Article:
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“High Bar Discipleship”

By Derik Heumann

September 18, 2020

“What is a disciple and how do we make one?” This question has been a blessing and a curse to many leaders in the church in the last few years. We are reaping the fruit of decades of attractional, consumer focused, seeker-sensitive, non-missional forms of “church” which have left us with shallow spiritual consumers and converts but not disciples. If you were to ask a group of church attenders, “how many of you have been intentionally discipled and subsequently discipled another person?” most would stare at you without being able to answer you. People who have been in church for decades have never been discipled. Even some pastors struggle with this question! The Church has a discipleship problem. The main thing Jesus calls his church to has become one of many products and services offered by the church for spiritual consumption by the masses. Mike Breen, founder of 3DM, says in his book Building a Discipling Culture, “If you make disciples you always get the church. But if you make a church, you rarely get disciples.”[1] This statement should give us pastors and leaders pause, as well as challenge us to run into the arms of Jesus if we are caught up in managing the church instead of making disciples. Most of us are very familiar with Matthew’s great commission text to, “go and make disciples of all nations”[2] or John’s commission, “As the Father has sent me, I am sending you”[3], but again we are left with the question, “what is a disciple and how do we make them?” As with everything in our faith, we must turn to Jesus. How did he live his life? What can we learn about being a disciple from Jesus? How did Jesus make disciples?

Being a disciple means growing in intimacy with Jesus and imitating him in all areas of life. The “What?” of growing in intimacy and imitation of Jesus is described in a variety of ways in missional discipleship literature: some call it worship, community, mission[4]; others call it communion, community, co-mission[5]; and even others Up, In, and Out.[6] The Inspire Movement, an international network of people committed to developing missional discipleship in the life and leadership of the church breaks down Jesus’ Way of Life into four ingredients: 1) seeking growth in the love of God; 2) using spiritual disciplines as means of grace; 3) sharing fellowship with spiritual friends; and 4) engaging mission through love of neighbor.[7]

Seeking growth in the love of God begins with truly knowing and holding onto one’s identity in Christ. Before Jesus began his public ministry he hears from the Father in his baptism, “This is my son, whom I love, with him I am well pleased.”[8] Jesus knows who he is and whose he is before doing anything. One cannot join God on mission and follow him without first receiving the love of the Father. 1 John 4:19 tells us, “We love because he first loved us.” Being a disciple means breathing in and breathing out the holy love of God. We continually press into and respond with God’s loving presence and prevenient, justifying, and sanctifying graces which welcomes us as we are, brings us to repentance, regenerates and then transforms us more into the likeness of Jesus. In other words, it’s about being in relationship with the Father, Son, and Spirit.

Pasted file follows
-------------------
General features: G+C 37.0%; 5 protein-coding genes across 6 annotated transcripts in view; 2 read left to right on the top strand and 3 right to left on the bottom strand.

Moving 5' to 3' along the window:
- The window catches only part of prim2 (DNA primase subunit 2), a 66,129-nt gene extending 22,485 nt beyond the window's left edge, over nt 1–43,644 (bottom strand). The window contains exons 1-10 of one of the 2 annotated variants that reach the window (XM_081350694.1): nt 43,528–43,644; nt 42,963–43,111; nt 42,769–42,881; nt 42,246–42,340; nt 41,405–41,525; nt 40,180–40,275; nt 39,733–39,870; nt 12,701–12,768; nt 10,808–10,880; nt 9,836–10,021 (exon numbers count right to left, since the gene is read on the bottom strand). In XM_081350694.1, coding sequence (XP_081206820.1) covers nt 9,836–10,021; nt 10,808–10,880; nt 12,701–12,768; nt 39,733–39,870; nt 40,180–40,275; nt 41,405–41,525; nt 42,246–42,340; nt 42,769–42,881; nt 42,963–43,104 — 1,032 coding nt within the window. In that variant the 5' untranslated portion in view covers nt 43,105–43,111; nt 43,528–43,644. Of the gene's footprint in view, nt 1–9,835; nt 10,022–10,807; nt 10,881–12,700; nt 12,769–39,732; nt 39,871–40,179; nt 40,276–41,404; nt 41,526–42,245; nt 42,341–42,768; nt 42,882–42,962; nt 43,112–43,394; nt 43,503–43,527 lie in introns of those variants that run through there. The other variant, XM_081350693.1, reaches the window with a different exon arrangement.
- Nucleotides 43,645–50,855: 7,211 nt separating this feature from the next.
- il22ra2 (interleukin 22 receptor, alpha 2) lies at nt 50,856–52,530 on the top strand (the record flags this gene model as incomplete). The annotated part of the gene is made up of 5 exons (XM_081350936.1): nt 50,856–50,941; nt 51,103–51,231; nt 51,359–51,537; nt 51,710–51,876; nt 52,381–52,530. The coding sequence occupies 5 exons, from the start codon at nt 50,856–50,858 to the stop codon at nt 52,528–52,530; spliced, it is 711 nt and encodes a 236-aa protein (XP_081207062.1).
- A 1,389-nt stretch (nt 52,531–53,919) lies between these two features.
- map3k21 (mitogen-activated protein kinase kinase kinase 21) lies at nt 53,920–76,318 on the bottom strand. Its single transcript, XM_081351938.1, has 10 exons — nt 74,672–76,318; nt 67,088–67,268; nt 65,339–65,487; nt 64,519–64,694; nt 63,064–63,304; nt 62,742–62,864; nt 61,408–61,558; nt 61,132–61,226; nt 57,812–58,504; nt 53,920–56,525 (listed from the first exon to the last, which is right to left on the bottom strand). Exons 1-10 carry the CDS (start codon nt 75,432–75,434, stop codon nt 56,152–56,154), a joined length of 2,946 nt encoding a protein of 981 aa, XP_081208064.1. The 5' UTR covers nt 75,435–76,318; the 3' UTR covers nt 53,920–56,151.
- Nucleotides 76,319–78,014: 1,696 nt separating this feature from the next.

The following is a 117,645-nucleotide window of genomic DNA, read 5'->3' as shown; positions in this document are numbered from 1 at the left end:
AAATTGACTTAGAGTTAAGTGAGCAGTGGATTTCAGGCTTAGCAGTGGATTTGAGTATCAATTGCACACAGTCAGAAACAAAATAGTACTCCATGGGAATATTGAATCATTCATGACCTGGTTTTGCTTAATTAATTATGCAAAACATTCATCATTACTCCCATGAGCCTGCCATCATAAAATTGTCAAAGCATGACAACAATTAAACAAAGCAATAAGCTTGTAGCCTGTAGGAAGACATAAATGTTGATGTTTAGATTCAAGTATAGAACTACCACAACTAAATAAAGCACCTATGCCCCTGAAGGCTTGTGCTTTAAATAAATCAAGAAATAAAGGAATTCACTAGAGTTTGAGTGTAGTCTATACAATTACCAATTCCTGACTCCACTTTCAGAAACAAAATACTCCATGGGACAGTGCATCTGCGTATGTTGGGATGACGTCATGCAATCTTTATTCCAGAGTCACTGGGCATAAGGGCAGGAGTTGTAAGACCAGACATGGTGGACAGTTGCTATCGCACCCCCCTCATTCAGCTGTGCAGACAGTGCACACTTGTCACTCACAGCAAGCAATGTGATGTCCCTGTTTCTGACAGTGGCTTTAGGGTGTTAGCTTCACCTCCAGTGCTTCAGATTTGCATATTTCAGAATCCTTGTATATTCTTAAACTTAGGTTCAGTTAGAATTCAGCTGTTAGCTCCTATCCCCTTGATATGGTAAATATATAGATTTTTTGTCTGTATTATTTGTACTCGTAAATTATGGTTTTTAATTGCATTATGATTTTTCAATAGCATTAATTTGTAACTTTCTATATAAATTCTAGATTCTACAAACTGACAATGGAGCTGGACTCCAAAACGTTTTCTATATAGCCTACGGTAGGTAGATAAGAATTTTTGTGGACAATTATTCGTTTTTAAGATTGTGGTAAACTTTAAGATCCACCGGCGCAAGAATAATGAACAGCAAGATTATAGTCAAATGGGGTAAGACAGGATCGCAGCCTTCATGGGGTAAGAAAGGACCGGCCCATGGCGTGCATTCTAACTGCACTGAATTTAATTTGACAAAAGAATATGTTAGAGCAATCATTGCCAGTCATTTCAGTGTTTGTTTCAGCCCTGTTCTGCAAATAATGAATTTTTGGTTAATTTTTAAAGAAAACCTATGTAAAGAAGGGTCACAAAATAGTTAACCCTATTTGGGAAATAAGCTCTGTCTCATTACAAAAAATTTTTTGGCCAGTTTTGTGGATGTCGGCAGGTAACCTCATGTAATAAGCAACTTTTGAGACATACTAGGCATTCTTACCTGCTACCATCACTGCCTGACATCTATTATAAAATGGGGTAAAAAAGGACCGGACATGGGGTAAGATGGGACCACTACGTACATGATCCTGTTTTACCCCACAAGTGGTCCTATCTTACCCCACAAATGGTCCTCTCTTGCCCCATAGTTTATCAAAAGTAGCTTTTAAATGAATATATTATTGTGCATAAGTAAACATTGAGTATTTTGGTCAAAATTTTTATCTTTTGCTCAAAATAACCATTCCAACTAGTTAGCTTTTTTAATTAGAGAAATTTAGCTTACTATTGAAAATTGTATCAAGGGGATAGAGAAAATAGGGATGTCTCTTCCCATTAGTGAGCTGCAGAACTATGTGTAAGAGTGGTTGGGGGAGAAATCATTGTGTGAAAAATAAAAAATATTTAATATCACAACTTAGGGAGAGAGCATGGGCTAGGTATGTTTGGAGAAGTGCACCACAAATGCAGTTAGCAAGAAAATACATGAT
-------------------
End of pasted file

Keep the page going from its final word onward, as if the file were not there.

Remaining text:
Using spiritual disciplines as means of grace are the ways we cooperate with the Spirit of God in our daily life. John Wesley described the means of grace as, “outward signs, words, or actions, ordained of God, and appointed for this end, to be the ordinary channels whereby he might convey to men, preventing, justifying, or sanctifying grace.”[9] Scripture engagement, fasting, prayer, the Eucharist/Lord’s Supper, and Christian community are the five instituted means of grace that Jesus gives in the Gospels. Engaging with these disciplines awakens us to the presence and mission of God in our lives. These are to be done individually but also in community with spiritual friends and co-laborers in the gospel.

Sharing fellowship in community is modeled by Jesus as he chose the 12 as his missional community to invest his life into for the sake of many, as well as the smaller “band” of disciples Peter, James, and John who were the only ones to be invited to participate in the resurrection of Jairus’ daughter, the Mount of Transfiguration, and to pray with Jesus in the garden of Gethsemane. Jesus, being fully human, needed community as he joined in the Father’s mission. Jesus said, “where two or three gather in my name, there I am with them.”[10] This community listens to the Spirit, offers encouragement, support, unconditional love, and becomes an extended family to one another as we all seek to grow in intimacy with Jesus and imitate him in all areas of life. Without the support of others, we will fall away from Jesus because we were made for relationship with one another. It is modeled in the essence of the Godhead: Father, Son, and Holy Spirit. Our faith communities are meant to reflect not only the image of God to the world but the self-giving, mutually submissive, love between the persons of God. Discipleship must involve intentional spaces and vehicles to grow with one another in Jesus’ Way of Life.